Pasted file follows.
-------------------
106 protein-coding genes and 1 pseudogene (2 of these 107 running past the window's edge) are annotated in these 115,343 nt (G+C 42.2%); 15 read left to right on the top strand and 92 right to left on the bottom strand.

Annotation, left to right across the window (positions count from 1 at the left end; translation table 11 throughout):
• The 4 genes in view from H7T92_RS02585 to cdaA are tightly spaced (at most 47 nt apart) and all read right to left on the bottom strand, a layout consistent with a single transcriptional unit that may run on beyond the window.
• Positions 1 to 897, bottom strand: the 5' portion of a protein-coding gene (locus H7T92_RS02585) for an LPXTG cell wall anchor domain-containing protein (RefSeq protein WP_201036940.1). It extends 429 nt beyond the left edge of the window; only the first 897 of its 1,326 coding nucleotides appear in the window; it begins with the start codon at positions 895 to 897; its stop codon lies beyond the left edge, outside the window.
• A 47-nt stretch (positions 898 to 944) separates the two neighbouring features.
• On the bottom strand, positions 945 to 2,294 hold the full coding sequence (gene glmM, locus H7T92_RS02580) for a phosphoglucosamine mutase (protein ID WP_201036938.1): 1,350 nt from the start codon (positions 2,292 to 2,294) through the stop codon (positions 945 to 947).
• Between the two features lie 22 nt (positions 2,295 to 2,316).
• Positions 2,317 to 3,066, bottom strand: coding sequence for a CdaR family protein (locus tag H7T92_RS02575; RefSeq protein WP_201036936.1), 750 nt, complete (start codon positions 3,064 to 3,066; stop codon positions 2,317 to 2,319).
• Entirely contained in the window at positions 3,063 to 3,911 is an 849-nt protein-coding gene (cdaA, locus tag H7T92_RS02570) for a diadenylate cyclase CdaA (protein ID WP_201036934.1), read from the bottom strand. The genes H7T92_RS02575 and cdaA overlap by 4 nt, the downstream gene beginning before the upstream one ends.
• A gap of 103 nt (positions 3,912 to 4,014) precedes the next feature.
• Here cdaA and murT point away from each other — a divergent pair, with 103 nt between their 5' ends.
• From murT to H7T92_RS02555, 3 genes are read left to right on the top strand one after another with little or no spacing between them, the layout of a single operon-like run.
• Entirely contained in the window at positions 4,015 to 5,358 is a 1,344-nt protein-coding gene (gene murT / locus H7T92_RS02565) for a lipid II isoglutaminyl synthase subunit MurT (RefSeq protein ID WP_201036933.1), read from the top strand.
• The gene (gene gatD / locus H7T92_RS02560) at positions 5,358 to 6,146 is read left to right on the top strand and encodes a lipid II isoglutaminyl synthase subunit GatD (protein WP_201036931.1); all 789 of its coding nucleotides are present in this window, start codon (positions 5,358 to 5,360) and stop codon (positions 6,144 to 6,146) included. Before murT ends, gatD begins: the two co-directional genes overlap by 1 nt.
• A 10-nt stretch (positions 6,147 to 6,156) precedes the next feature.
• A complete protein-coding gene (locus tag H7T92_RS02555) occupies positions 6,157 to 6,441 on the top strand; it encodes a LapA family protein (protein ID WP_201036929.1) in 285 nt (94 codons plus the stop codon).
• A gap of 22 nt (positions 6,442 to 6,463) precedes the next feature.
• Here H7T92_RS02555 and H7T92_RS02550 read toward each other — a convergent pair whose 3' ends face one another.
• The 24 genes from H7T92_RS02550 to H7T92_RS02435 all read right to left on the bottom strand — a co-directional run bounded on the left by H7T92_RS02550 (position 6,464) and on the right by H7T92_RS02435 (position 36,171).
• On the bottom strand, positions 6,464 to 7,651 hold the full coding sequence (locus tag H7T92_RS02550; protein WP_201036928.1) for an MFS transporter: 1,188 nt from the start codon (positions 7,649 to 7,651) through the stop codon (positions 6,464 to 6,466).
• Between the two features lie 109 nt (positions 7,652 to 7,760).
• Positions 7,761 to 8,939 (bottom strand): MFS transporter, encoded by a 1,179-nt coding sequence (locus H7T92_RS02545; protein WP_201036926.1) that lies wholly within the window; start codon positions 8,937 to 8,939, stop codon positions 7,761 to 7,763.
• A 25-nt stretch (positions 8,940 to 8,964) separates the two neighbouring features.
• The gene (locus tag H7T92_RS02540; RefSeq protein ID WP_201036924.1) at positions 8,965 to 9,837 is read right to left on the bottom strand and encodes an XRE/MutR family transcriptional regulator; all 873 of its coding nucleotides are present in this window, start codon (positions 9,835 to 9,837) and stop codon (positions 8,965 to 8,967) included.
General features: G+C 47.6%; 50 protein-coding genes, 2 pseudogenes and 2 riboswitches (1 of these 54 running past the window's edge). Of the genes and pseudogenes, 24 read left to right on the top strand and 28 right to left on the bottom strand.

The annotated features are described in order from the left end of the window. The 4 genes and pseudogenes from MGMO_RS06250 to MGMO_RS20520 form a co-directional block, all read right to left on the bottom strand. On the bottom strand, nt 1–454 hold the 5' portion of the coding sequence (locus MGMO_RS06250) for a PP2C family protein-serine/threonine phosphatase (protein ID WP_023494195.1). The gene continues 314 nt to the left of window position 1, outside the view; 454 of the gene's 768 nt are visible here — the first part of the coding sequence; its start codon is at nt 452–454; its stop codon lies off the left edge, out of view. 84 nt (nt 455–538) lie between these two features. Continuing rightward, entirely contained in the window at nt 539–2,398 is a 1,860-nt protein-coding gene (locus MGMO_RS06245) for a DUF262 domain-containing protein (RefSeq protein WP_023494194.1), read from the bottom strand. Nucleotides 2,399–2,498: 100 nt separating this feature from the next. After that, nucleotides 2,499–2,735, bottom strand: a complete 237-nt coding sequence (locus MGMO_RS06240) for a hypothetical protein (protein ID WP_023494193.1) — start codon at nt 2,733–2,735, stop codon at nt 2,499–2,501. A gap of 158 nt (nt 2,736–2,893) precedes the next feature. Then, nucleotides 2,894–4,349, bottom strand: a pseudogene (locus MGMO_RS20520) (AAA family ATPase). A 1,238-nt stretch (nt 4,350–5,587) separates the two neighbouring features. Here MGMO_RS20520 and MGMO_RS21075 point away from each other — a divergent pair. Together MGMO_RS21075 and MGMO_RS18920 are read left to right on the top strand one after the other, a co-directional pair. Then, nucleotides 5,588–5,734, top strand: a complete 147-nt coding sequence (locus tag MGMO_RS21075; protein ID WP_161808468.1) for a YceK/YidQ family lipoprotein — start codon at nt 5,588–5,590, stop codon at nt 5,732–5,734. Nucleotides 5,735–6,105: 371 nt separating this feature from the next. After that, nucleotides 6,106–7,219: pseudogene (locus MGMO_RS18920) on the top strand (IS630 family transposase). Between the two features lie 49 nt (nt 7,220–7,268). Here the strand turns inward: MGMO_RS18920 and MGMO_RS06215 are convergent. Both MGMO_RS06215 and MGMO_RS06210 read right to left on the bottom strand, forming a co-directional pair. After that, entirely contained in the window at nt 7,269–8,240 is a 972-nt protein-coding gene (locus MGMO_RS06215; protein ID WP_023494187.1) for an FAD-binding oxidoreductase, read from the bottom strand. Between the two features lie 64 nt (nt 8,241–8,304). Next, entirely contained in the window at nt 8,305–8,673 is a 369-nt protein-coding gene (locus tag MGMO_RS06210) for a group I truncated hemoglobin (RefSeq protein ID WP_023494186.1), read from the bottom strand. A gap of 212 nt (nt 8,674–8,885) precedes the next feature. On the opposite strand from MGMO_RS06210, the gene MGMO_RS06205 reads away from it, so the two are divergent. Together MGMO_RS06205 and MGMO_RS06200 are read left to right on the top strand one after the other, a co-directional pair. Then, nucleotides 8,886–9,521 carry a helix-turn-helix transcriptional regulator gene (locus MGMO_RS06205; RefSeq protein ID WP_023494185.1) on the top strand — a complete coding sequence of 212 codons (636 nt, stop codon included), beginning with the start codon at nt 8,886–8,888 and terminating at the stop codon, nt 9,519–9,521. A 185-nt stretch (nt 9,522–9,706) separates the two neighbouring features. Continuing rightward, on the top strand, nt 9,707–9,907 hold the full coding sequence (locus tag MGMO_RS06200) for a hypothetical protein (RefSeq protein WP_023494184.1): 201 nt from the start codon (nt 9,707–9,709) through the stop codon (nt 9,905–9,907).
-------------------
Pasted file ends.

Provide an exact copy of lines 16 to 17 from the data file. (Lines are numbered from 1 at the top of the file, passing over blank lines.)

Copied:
• A complete protein-coding gene (locus tag H7T92_RS02555) occupies positions 6,157 to 6,441 on the top strand; it encodes a LapA family protein (protein ID WP_201036929.1) in 285 nt (94 codons plus the stop codon).
• A gap of 22 nt (positions 6,442 to 6,463) precedes the next feature.